Converting an abandoned railway tunnel into an underground cycleway could cost a tenth of official estimates, said campaigners.
The 1.4-mile (2.3km) tunnel, between Bradford and Halifax in West Yorkshire, could be opened for £2.8m, said Queensbury Tunnel Society.
Highways England has said it could cost £35m to make it safe for future use.
The tunnel, last used by trains about 60 years ago, is partly flooded and has collapsed in some places.
Campaigners in the village of Queensbury came up with the cycleway idea to encourage bike use.
It would avoid steep, busy roads and provide a direct link between Bradford and Halifax.
The Queensbury Tunnel Society's report said most of the tunnel was in a fair condition and could be repaired.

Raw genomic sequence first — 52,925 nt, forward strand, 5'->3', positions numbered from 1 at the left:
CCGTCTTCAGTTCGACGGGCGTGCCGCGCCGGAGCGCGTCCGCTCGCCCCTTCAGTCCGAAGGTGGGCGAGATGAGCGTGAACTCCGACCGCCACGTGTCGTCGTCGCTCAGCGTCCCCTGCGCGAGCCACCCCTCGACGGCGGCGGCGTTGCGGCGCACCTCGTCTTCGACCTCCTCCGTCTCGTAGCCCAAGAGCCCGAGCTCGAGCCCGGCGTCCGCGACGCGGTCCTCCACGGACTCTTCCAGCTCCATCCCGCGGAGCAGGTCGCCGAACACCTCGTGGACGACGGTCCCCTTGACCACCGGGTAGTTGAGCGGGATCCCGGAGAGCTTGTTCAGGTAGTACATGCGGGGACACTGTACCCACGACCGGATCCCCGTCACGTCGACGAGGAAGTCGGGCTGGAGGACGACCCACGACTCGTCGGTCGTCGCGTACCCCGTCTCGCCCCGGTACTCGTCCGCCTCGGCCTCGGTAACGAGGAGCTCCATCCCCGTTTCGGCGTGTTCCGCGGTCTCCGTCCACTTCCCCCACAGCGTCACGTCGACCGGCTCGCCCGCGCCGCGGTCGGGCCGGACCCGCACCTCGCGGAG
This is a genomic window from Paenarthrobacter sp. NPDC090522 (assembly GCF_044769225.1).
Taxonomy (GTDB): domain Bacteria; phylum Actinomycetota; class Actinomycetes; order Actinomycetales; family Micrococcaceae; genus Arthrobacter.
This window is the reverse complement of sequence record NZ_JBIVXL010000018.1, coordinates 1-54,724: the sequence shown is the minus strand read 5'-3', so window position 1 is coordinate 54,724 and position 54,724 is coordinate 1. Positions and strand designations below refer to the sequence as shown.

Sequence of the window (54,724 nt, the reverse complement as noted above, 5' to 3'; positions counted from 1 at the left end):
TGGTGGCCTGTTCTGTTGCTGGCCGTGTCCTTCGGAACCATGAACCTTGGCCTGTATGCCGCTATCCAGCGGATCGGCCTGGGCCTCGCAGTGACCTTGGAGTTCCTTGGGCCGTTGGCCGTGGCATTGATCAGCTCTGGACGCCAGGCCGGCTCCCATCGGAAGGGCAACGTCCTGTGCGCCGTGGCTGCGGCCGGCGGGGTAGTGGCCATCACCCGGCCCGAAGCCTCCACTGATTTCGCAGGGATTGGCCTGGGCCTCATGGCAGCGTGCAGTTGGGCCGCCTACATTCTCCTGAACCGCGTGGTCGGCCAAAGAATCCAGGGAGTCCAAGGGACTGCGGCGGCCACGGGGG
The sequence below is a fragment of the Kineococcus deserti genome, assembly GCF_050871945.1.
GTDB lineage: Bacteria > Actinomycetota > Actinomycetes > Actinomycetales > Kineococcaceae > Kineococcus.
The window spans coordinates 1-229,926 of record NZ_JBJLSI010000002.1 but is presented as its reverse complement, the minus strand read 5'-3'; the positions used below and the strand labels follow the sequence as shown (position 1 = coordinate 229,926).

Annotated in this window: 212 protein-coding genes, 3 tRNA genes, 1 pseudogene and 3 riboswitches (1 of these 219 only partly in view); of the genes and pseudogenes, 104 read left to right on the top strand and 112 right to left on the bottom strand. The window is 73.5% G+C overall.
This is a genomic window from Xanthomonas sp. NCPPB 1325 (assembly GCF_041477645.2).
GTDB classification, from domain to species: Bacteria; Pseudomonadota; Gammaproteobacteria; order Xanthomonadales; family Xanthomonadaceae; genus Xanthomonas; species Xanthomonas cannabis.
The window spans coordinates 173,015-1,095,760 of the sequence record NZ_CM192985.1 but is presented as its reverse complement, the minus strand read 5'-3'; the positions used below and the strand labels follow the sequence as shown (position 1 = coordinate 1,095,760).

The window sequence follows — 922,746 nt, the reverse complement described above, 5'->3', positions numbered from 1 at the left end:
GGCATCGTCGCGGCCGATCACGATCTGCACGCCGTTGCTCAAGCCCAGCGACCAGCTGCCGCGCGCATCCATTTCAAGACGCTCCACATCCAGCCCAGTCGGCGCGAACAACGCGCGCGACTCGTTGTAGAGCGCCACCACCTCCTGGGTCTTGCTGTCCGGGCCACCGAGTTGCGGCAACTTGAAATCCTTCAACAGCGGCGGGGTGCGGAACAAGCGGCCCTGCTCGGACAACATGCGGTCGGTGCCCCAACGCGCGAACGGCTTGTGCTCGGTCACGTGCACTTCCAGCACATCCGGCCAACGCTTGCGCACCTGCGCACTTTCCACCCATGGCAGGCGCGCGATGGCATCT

It would involve patching small areas, with concrete repairs to bigger patches of missing brickwork, said the report.
Defective brickwork would be replaced open joints re-pointed.
"Queensbury Tunnel has to be made safe, it does not have to be made perfect," it said.
- Opened 1878, closed 1956
- Took four years to build with the loss of 10 lives
- On completion it was the longest tunnel on the Great Northern Railway
Highways England is responsible for the tunnel as part of the Historical Railways Estate.
It said it was "open to the idea" of transferring the tunnel to another public body to maintain it.
It said a new owner could be offered the £3m estimated cost of closing the tunnel.
"An independent study commissioned by Highways England carried out earlier this year revealed the condition of the tunnel continues to deteriorate and that it would cost an estimated £35m to make it safe for future use," it said.
Work on closing the tunnel would begin next summer if a transfer cannot be agreed, it said.